Posted: 09 Dec 2016 07:35 AM PST
48-year-old Mark Leigh, from Surrey, UK, is a self-confessed boring man who enjoys nothing more than to spend his days photographing lost gloves.
It all started around three years ago, when Mark found a lone glove on a stairwell at his workplace and thought it was strange. The very next day, he spotted another one in the street, and from then on, he just sort of had an eye for spotting them everywhere he went. “Once you’re aware of something, you see them everywhere,” he says. He soon started photographing his finds, and today he is proud owner of a collection of over 300 photos of lost gloves, the largest in Britain.
Posted: 09 Dec 2016 06:47 AM PST
Aleeda Rodriguez Pedrasa has one of the most unusual jobs in the world – she gets paid by the Cuban government to make sure that a statue of John Lennon in Havana always has a pair of glasses on when tourists come to take a picture with it.
In 1964, Fidel Castro declared a ban on Beatles’ music in Cuba, as part of his all-out war against capitalism, but the band was so popular that people steel smuggled copied of their records into the island nation. But when John Lennon became an outspoken political dissident, criticizing the United States for its involvement in foreign affairs, Castro openly embraced him, and in the year 2000, on the 20th anniversary of Lennon’s death on December 8th, he even unveiled a bronze statue of the legendary musician, in the Havana park that bears his name.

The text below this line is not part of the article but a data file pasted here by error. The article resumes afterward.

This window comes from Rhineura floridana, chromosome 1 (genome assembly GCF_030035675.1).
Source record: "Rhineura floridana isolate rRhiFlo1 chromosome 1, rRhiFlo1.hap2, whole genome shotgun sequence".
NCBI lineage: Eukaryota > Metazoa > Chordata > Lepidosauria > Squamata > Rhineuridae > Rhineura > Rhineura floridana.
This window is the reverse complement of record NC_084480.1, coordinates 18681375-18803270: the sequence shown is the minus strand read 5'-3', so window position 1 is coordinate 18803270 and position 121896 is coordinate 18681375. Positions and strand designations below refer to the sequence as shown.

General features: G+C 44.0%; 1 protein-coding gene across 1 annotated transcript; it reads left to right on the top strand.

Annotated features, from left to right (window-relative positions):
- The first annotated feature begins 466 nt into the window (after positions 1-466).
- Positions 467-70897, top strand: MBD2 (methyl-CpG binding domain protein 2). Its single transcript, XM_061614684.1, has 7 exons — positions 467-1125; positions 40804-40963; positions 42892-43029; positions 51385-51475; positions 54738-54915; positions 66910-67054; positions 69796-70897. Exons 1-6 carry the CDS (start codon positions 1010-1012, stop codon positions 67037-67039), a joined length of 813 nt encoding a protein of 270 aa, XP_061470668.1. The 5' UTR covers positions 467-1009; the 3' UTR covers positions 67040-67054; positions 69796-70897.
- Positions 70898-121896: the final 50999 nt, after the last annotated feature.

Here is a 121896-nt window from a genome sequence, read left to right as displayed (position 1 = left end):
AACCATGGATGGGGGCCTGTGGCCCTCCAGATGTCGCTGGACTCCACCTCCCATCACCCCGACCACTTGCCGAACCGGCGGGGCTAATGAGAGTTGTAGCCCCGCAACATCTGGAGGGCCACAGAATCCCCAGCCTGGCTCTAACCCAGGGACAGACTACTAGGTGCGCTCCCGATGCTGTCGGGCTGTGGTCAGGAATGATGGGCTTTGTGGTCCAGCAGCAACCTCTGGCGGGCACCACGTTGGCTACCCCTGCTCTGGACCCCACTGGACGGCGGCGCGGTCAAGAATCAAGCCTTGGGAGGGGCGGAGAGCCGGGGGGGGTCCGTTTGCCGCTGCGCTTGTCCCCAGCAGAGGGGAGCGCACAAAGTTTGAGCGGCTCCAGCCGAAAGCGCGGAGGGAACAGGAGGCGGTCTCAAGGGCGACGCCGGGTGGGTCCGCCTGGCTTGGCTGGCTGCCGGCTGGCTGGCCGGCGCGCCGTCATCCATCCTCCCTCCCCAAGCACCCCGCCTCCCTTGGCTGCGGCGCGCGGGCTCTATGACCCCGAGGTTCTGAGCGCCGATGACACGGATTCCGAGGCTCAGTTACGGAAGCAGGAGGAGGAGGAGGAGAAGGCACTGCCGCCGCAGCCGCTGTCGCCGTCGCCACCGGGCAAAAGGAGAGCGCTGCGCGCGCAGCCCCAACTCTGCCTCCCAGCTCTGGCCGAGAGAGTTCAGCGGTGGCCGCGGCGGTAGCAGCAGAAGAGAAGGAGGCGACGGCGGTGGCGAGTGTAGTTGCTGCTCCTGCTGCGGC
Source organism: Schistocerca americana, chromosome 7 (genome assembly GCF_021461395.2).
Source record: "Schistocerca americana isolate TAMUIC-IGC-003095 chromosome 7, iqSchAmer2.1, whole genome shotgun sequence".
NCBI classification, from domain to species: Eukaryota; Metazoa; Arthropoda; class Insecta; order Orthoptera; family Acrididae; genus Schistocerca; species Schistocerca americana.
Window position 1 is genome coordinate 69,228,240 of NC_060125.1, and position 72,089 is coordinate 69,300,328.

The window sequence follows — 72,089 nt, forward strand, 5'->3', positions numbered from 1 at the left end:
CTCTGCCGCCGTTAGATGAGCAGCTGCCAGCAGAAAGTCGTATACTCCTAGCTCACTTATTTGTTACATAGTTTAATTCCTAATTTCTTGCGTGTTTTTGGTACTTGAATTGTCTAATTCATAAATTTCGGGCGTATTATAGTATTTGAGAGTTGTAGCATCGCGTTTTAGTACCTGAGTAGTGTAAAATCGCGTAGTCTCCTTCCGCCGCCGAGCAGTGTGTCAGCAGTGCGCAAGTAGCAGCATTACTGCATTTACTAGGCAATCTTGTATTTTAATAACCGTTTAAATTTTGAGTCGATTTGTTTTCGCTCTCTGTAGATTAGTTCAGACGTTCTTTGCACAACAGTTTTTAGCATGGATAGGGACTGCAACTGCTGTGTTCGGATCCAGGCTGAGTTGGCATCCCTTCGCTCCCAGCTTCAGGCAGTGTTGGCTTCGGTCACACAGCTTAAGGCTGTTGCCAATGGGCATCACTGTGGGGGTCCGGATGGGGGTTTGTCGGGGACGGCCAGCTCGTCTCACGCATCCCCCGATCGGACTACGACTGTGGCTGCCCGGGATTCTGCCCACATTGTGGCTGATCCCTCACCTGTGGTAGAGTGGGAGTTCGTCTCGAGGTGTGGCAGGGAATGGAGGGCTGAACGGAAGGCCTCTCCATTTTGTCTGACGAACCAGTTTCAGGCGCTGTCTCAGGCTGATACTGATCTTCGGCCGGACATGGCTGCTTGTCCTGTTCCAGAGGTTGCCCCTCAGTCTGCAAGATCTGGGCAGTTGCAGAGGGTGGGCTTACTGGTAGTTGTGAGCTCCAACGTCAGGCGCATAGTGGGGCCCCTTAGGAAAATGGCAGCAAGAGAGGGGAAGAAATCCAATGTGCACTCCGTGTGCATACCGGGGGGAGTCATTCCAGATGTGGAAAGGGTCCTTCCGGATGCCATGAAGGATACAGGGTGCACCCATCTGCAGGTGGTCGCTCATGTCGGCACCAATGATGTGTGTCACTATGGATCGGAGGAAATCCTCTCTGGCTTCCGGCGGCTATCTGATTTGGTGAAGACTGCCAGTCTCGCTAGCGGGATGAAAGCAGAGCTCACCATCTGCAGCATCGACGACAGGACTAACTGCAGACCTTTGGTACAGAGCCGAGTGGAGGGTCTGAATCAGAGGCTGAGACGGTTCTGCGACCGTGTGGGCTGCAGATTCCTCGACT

The statue of John Lennon sitting on a park bench quickly became a major tourist attraction, but also a target for thieves who loved nothing more than to steal the artist’s iconic round-lens glasses. In the beginning, the Government would replace the stolen accessories with new ones, but the new pair wouldn’t last long. It got really old really fast, and that’s when Aleeda Rodriguez Pedrasa came into the picture, as the guardian of the glasses.
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